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Make the Connection “With” Causal Relationships

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  • February 27, 2019
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Make the Connection “With” Causal Relationships

When diagnoses are linked by “with,” ICD-10-CM presumes a causal relationship, but should you?

There are 11 possible definitions of the word “with,” according to Merriam-Webster’s dictionary. In ICD-10-CM, “with” has a single, specific meaning that must be applied with care. This may create a challenge when coding causal relationships because you are taught to report only the conditions stated in the clinical documentation.

When “With” Assumes a Causal Relationship

ICD-10-CM guidelines, Section I. A.15, says, “The classification presumes a causal relationship between the two conditions linked by these terms [i.e., “with”] in the Alphabetic Index or Tabular List.” In other words, you may presume a relationship between two conditions if those conditions are linked within the ICD-10-CM Alphabetic Index or Tabular List — even if documentation does not explicitly state that the two conditions are related.
For example, diabetes mellitus is a common condition subject to the “with” convention within the Alphabetic Index and Tabular List. If documentation says …

  1. Type 2 diabetes mellitus
  2. Chronic kidney disease stage 3,

… the two conditions are coded together, as if they are related, using E11.22 Type 2 diabetes mellitus with diabetic chronic kidney disease and N18.3 Chronic kidney disease, stage 3 (moderate).
Do not forget to add the stage of the chronic kidney disease, which is prompted in the tabular list with the “use additional code” note, as shown in Figure 1.

Know the Exceptions

There are some exceptions to the “with” convention:

  • If the documentation indicates two conditions are not related to one another, the two conditions are not coded together (e.g., type 2 diabetes mellitus unrelated to chronic kidney disease stage 3 or hypertension unrelated to chronic kidney disease).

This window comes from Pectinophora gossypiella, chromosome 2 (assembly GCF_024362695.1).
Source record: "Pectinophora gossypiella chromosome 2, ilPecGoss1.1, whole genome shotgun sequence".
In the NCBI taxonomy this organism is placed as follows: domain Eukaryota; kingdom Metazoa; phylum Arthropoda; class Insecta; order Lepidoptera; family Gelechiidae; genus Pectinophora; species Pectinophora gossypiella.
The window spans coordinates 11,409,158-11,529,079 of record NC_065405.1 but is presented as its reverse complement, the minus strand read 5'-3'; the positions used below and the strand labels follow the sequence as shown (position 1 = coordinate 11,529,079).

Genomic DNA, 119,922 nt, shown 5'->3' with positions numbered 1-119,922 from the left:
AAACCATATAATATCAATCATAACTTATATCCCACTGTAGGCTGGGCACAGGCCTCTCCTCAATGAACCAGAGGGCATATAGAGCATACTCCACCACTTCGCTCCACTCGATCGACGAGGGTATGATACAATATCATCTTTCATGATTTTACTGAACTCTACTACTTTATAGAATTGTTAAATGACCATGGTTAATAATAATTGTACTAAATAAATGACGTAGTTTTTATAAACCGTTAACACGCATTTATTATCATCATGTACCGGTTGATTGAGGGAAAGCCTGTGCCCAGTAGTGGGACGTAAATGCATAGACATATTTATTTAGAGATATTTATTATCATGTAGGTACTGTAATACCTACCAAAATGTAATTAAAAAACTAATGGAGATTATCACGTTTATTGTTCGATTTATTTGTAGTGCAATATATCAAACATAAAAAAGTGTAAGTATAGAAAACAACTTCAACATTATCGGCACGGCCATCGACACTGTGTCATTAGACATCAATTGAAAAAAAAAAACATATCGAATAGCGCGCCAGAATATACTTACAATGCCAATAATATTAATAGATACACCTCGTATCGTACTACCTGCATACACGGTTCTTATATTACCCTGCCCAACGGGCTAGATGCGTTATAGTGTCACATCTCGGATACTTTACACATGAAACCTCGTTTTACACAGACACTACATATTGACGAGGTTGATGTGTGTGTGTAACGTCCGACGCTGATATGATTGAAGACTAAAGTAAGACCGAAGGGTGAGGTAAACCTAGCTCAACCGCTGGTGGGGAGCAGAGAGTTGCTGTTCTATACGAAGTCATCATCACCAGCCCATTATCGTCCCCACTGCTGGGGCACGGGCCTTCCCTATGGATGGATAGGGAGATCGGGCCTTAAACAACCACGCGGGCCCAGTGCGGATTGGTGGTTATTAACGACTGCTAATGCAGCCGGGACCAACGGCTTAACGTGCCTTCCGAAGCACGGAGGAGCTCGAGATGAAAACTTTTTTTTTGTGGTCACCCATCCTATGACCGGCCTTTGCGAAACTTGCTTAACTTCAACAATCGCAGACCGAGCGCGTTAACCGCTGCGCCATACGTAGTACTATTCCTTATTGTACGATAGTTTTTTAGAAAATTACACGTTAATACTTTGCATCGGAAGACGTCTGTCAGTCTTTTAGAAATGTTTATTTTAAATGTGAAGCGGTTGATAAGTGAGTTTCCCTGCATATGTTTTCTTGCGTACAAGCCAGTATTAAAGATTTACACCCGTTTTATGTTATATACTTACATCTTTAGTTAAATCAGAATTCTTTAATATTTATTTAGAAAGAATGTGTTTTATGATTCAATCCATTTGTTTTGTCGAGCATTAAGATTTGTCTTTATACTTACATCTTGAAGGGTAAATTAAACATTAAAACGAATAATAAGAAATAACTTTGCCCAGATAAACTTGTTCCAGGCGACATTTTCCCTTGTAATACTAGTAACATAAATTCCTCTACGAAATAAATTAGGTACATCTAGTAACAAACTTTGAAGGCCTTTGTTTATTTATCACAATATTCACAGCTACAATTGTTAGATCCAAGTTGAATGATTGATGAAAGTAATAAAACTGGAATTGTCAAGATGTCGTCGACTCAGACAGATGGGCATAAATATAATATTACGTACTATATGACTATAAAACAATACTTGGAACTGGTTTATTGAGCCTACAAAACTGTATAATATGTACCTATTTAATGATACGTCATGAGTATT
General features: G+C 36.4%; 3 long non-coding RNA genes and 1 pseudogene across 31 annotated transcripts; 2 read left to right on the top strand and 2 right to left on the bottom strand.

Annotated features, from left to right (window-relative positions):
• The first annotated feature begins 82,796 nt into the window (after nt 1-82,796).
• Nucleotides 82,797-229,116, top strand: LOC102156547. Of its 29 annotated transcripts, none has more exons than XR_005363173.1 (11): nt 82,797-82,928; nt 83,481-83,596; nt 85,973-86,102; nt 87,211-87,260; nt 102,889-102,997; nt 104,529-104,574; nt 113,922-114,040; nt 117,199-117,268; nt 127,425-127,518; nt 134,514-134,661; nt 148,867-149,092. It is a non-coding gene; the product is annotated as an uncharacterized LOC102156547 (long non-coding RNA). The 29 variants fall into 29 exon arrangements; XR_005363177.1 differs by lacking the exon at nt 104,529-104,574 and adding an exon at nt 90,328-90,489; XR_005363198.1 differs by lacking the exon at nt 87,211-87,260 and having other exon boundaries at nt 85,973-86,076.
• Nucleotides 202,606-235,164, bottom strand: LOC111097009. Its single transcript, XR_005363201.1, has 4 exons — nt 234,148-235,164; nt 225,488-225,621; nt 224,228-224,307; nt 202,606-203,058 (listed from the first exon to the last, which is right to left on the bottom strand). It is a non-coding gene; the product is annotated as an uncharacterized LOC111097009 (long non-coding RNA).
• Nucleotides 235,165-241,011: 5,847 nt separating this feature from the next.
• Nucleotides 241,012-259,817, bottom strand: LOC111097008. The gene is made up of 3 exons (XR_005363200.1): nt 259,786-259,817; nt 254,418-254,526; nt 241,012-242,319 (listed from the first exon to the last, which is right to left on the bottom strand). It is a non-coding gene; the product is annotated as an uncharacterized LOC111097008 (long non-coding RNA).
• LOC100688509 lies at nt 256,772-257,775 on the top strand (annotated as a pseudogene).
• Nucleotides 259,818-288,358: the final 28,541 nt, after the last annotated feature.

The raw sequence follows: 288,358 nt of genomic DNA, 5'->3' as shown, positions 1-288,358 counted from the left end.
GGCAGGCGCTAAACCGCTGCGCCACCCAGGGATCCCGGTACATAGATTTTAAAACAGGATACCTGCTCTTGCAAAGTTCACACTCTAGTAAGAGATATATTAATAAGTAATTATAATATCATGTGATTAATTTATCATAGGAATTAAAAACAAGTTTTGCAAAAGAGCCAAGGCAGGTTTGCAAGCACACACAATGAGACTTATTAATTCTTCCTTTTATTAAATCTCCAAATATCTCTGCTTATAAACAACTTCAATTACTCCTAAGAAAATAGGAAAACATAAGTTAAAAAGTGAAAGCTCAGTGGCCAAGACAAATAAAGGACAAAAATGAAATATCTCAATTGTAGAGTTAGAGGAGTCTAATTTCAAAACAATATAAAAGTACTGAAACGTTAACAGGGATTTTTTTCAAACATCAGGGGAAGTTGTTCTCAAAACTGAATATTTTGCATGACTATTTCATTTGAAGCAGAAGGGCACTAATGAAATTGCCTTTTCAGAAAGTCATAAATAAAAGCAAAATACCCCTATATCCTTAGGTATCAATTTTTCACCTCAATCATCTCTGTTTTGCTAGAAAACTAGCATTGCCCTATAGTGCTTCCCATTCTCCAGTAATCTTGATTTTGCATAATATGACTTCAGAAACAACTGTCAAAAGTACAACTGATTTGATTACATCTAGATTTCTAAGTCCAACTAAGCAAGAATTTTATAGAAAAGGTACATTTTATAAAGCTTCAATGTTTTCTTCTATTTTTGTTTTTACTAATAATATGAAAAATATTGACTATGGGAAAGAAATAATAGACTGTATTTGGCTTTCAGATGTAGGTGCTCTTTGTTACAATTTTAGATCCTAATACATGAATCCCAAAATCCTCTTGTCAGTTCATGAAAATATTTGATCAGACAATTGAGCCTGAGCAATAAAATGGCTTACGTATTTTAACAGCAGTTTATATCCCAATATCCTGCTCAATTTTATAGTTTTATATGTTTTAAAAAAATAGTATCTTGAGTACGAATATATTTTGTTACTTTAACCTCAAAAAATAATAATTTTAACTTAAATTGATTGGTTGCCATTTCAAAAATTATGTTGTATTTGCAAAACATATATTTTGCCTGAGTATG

• If another guideline specifically requires a documented linkage between the two conditions, do not link the diagnoses (e.g., “Acute organ dysfunction that is not clearly associated with the sepsis.”).
  • If a term (condition) is not listed under the Alphabetic Index or Tabular List, it’s not appropriate to code the conditions as related unless the clinician’s documentation clearly indicates the two are related. This may come into play when reporting “not elsewhere classifiable” (NEC) diagnoses (e.g., kidney complication NEC or ophthalmic complication NEC, as shown in Figure 2). Unless documentation states an NEC condition is related, you may not report an NEC diagnosis “with” another diagnosis.

For example, when reporting diabetes, a variety of conditions are subject to the “with” convention, including cataract, chronic kidney disease, foot ulcer, and others. But if documentation indicates the patient is diabetic and has glaucoma, the correct coding is E11.39 Type 2 diabetes mellitus with other diabetic ophthalmic complication and H40.9 Unspecified glaucoma. Even though there is a “code additional” note stating, “Use additional code to identify manifestation, such as diabetic glaucoma (H40-H42),” it is inappropriate to use the NEC diagnosis code E11.39 because glaucoma is not a term found in this list, and documentation does not link the two together.
Some conditions automatically can be associated with one another based on the “with” convention, just like “coffee and cream” or a “burger and fries;” however, there are times when “tea and cream” or “burger and soup” may not go together until it is verified and supported. In these cases, review the documentation to be sure there is indeed a relationship based on the ICD-10-CM conventions and guidelines.

Jodi Lawrence, MBA, RHIA, CPC, CDEO, CPMA, CRC, CPC-I, CCA, CRCR, is a coding instructor with Aurora Health Care. She is responsible for creating and presenting coding-related education to coding team members within the physician coding department. Lawrence is a member of the Milwaukee, Wisc., local chapter.
Merriam Webster’s Dictionary: www.merriam-webster.com/dictionary/with
2019 ICD-10-CM Professional for Physicians
CDC, ICD-10-CM Official Guidelines for Coding and Reporting, 2019: www.cdc.gov/nchs/icd/data/10cmguidelines-FY2019-final.pdf

No Responses to “Make the Connection “With” Causal Relationships”

  1. santosh kumar says:

    Diabetes coding sometimes is confusing, now its very clear how to code. I still have doubt regarding WITH, if physician documents diabetes under PMH and foot ulcer in Physical exam, can we assign Combination code?